At the same time, the pressures to ignore the full implications of Covid-19 are not just socio-economic: there are signs that we are simply resigning ourselves to it. On Saturday, August 1, 2020, up to 30,000 people, including libertarians and anti-vaccination activists, marched in Berlin to protest against Germany’s coronavirus regulations. The crowd was a mixture of old hippies and Rightist populists; as some commentators put it, it was “reggae and Pegida” (Pegida is a German extreme right anti-immigrant populist party). Many flouted the guidance on wearing masks and social distancing, as they accused the government of “stealing our freedom”; they held homemade signs with slogans like “Corona, false alarm,” “We are being forced to wear a muzzle,” “Natural defense instead of vaccination,” and “We are the second wave.” One of the slogans was that the only real conspiracy theory is the idea that there is a Covid-19 pandemic. One of the speakers quoted Saint-Exupery’s The Little Prince: “One sees clearly only with the heart.” “Heart” stands here for ideology at its purest, for all the deeply-ingrained, almost “instinctual,” stances towards our daily life: “The virus demonstrates that the separation between individuals is no less fictional than the separation between body and the world. We ‘step into’ the world with our feet, we ‘grasp’ it with our hands, we ‘talk about’ it with our mouths. This is why the right way to deal with the virus is necessarily unnatural.” We encounter here the old gap between science and our everyday life-experience, but this gap is now brought to extreme.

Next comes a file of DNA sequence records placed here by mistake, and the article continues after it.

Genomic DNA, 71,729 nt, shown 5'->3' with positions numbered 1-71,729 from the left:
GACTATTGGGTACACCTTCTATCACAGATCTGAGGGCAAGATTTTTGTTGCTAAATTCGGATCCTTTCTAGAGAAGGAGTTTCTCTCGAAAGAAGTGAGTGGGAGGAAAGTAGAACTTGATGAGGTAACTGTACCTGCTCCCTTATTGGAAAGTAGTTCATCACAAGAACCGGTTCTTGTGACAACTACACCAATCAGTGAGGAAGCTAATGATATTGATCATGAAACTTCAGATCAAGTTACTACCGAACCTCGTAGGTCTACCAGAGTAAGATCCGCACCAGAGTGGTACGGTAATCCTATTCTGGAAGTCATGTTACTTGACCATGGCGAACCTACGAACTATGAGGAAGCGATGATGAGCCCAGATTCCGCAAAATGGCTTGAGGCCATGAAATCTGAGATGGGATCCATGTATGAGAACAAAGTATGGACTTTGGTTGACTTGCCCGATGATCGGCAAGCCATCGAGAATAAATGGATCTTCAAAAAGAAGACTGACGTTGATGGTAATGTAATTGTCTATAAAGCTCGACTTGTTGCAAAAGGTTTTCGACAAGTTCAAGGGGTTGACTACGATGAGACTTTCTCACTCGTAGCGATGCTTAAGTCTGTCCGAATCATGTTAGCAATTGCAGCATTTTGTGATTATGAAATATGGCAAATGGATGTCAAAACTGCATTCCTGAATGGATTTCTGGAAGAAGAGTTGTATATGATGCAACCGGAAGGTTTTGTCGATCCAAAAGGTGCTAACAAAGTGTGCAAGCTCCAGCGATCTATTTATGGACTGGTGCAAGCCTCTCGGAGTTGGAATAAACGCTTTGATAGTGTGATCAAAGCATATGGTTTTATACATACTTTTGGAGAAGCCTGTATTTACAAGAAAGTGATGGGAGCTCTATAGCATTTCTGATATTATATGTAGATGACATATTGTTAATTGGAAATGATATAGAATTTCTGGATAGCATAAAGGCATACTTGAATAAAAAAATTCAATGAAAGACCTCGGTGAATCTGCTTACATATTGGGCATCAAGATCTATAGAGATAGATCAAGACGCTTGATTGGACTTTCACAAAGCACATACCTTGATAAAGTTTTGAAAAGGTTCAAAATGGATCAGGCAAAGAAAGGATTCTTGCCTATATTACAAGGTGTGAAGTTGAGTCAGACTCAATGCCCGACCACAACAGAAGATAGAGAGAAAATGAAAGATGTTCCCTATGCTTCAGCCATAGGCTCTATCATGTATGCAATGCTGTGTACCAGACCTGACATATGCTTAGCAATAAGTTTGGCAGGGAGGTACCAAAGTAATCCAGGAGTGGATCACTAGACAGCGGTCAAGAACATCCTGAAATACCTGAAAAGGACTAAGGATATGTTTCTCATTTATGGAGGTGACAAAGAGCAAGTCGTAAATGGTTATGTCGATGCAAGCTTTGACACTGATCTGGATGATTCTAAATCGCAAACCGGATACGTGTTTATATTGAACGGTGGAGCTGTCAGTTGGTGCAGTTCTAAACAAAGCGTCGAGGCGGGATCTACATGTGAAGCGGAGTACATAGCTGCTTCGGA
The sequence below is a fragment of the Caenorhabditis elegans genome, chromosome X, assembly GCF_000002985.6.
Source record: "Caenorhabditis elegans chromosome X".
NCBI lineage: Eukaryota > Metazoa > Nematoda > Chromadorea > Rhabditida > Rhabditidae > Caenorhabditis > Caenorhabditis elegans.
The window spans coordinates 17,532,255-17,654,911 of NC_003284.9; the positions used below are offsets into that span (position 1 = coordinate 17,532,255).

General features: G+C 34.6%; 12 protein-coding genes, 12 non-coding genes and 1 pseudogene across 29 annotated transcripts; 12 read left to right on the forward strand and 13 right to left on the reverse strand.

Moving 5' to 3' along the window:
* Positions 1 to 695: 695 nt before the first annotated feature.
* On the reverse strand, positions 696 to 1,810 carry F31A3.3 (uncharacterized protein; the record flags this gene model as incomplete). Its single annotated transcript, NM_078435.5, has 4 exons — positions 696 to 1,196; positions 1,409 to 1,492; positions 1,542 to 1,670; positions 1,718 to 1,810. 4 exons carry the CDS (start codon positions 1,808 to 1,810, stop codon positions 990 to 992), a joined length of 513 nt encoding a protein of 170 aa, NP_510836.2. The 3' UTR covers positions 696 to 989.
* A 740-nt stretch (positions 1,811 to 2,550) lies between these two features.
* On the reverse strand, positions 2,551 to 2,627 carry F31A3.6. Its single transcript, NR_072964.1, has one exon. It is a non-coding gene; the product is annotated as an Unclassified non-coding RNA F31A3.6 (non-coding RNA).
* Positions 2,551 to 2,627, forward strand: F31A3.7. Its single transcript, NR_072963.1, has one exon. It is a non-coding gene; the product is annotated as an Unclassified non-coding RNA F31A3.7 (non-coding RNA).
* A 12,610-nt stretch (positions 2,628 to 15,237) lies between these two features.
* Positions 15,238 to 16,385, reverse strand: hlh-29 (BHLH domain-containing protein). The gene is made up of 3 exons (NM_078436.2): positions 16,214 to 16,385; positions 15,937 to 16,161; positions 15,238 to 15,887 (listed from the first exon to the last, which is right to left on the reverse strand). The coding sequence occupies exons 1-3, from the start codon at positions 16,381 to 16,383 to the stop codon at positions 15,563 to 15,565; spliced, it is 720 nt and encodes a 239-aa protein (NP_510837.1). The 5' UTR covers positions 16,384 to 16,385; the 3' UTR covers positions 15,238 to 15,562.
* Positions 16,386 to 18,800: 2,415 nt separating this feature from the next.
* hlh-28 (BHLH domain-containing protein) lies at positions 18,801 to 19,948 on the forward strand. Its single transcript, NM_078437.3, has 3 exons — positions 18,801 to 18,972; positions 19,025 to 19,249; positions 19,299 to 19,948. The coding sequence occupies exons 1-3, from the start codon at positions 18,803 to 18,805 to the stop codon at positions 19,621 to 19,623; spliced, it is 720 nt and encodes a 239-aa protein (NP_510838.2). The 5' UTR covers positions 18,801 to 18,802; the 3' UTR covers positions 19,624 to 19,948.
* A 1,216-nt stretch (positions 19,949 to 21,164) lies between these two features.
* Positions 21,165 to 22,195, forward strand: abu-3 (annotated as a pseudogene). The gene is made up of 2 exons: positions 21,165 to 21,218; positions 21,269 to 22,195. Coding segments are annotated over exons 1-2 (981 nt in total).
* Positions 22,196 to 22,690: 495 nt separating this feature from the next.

Nicol Barria-Asenjo has chosen Construction of a New Normality as the title of her short (not yet published) book on Covid-19. This title should be taken in the strongest sense possible: the Covid-19 pandemic shattered not only our healthcare, economy, political and social relations, as well as our mental balance; it did something much more radical, to which only philosophy can give access. It threatened our sense of “normality,” a term to which we should give all its weight. “Normality” stands for what Lacan called “the big Other”: the symbolic order, with its network of rules and practices that structure not only our psychic lives but also the way we relate to what we experience as “reality.”